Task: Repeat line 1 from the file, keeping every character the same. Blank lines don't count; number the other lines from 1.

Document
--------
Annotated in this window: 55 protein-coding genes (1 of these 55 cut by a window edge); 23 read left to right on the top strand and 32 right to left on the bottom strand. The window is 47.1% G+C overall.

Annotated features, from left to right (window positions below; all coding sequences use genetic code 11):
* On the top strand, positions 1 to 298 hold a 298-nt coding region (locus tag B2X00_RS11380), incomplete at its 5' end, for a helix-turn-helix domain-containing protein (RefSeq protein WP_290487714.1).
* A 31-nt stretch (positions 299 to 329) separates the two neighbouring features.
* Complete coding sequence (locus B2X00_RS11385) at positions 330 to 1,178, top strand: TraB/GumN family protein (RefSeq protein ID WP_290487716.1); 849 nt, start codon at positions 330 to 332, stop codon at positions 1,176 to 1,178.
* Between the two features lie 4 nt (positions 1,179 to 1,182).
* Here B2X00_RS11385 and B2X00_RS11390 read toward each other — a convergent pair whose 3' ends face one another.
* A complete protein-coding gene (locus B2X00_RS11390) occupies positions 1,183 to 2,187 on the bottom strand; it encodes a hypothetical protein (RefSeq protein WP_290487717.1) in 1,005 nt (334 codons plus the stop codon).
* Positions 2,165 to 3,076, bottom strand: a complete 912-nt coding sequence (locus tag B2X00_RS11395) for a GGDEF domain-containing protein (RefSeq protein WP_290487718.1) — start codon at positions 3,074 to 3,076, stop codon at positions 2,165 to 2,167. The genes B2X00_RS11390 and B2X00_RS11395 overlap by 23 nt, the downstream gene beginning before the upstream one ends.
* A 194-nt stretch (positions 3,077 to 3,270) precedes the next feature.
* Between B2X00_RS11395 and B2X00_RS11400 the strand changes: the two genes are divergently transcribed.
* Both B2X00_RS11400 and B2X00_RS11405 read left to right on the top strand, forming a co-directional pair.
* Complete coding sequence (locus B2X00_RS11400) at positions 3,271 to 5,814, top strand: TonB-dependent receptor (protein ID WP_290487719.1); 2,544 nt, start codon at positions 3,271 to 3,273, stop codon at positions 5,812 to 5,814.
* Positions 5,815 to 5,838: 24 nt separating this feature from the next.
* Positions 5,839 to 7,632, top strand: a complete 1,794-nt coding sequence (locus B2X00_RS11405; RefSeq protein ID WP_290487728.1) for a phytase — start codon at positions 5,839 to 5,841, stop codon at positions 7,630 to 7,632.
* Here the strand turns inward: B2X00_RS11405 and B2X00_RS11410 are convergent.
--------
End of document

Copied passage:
Annotated in this window: 55 protein-coding genes (1 of these 55 cut by a window edge); 23 read left to right on the top strand and 32 right to left on the bottom strand. The window is 47.1% G+C overall.